Cyanosis & Hypoxemia


Before the era of rapid blood gas analysis, clinicians often assessed hypoxemia on clinical grounds alone, primarily by looking for cyanosis in the perioral area and fingers.  Clinical assessment of hypoxemia is now known to be notoriously unreliable.

A host of factors, from natural skin pigment to room lighting, can affect detection of cyanosis. As with many other physical examination findings, significant interobserver variation occurs in detecting cyanosis. [3Physicians may diagnose cyanosis as an indicator of hypoxemia when the patient has normal oxygen saturation; alternatively, physicians may miss cyanosis when it should be present (the patient has very low oxygen saturation with normal hemoglobin). 

Approximately 5 g/dL of unoxygenated hemoglobin in the capillaries generates the dark blue color appreciated clinically as cyanosis. For this reason, patients who are anemic may be hypoxemic without showing any cyanosis.

Ancillary signs and symptoms of hypoxemia (eg, tachycardia, tachypnea, mental status changes) are nonspecific and of no value in reliably detecting hypoxemia. For example, patients may be dyspneic at rest for reasons other than hypoxemia (ie, they have normal PaO2 and SaO2). Conversely, many patients who are chronically hypoxemic (low PaO2 and/or low SaO2) are perfectly lucid and without any obvious physical signs of their low oxygen state (at least while at rest).

Generation of Cyanosis

The requirement of 5 g/dL of reduced (ie, deoxygenated) hemoglobin in the capillaries translates into a reduced hemoglobin content of 3.4 g/dL in arterial blood. [5For this reason, patients with normal hemoglobin manifest cyanosis at higher SaO2 values than patients with anemia. Refer to the image below and consider the following examples:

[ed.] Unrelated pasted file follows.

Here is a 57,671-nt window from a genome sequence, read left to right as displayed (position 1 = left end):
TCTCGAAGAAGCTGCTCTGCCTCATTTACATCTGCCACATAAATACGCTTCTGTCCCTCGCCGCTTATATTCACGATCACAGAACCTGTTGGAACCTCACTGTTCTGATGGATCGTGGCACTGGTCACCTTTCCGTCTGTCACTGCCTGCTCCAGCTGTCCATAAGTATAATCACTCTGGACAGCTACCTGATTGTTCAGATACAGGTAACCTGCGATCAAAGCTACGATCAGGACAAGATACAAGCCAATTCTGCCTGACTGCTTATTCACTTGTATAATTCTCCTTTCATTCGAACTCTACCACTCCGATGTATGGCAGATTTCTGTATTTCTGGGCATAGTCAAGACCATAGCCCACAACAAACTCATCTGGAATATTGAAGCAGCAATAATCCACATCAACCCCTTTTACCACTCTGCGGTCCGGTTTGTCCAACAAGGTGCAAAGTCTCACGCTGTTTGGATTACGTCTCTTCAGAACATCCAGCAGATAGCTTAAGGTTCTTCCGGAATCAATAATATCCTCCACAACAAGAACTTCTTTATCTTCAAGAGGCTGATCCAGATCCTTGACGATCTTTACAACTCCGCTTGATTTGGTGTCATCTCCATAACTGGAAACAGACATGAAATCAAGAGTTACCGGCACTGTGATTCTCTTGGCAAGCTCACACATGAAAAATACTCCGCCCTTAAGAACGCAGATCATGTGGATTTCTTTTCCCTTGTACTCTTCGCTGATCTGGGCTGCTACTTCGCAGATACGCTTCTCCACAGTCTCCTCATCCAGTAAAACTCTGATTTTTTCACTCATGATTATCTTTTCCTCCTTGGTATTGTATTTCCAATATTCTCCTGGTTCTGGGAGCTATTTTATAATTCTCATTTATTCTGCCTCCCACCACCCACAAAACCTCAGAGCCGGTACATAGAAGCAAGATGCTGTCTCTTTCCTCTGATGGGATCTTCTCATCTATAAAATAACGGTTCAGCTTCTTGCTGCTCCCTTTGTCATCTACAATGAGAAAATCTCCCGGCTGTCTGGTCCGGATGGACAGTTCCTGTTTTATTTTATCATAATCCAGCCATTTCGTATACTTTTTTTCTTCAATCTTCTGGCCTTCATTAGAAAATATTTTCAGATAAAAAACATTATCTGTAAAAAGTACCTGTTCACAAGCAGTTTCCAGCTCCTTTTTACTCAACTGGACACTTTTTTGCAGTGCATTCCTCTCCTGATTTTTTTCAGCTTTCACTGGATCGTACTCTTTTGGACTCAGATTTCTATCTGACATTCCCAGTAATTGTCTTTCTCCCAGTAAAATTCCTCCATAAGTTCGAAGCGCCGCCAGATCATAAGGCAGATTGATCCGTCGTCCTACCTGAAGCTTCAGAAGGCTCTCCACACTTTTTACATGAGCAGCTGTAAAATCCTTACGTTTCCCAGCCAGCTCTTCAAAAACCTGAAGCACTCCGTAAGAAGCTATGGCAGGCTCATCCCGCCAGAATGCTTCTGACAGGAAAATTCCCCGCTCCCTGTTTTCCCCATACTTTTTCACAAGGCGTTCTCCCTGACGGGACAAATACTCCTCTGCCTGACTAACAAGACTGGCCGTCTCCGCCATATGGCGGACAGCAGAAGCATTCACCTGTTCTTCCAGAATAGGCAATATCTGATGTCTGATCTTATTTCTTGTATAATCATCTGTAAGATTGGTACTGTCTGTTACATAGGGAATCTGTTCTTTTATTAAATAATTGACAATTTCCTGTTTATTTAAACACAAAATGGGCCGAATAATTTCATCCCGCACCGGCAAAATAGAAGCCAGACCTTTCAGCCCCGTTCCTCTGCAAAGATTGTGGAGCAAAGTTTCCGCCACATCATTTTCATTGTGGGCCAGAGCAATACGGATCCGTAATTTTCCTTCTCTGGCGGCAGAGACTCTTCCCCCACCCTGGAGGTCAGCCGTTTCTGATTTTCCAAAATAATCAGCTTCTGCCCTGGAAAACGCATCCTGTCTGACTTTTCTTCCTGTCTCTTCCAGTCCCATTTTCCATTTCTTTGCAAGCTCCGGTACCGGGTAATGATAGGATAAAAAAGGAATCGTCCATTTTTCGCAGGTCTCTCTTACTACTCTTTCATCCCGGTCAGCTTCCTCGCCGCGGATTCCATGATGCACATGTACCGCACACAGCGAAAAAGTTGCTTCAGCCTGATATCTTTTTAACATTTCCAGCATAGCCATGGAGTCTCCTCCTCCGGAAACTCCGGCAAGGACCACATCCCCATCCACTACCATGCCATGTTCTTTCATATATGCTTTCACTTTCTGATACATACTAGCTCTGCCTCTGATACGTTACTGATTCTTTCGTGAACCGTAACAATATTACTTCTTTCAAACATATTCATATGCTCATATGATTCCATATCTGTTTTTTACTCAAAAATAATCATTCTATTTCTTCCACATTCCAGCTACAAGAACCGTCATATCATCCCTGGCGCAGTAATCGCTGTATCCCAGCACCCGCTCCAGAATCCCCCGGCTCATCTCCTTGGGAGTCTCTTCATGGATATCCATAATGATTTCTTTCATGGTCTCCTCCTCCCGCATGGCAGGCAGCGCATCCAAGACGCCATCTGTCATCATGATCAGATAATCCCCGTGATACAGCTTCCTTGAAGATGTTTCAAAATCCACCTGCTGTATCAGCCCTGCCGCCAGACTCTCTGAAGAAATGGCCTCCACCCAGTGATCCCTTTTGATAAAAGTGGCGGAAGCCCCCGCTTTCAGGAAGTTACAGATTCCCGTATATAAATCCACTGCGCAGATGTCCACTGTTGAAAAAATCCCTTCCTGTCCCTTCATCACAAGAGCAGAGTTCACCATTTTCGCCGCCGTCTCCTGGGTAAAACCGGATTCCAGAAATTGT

• A patient whose hemoglobin content is 15 g/dL (hematocrit approximately 45%) would not generate 5 g/dL of reduced (ie, deoxygenated) hemoglobin in the capillaries until his/her SaO 2 level reached about 79% (PaO 2 47 mm Hg).
  • When hemoglobin content is 9 g/dL (hematocrit approximately 27%), the threshold SaO 2 level for manifesting cyanosis is lowered to about 65% (PaO 235 mm Hg). At this level of hypoxemia, the patient would certainly have other manifestations of hypoxemia (eg, respiratory symptoms, mental status changes) apart from cyanosis.
  • With a hemoglobin content of less than 9 g/dL, the patient would likely succumb from hypoxemia before cyanosis became evident.
  • If hypoxemia is suspected for any reason, some measurement of the oxygen level is necessary (eg, arterial blood gas determination, pulse oximetry). No reliable alternative is available to measurement of PaO2 or SaO2 when diagnosing hypoxemia or assessing the need for supplemental oxygen therapy. [6At the same time, one should not rely on the absence of cyanosis as reassurance that hypoxemia is not present.

Other Causes of Cyanosis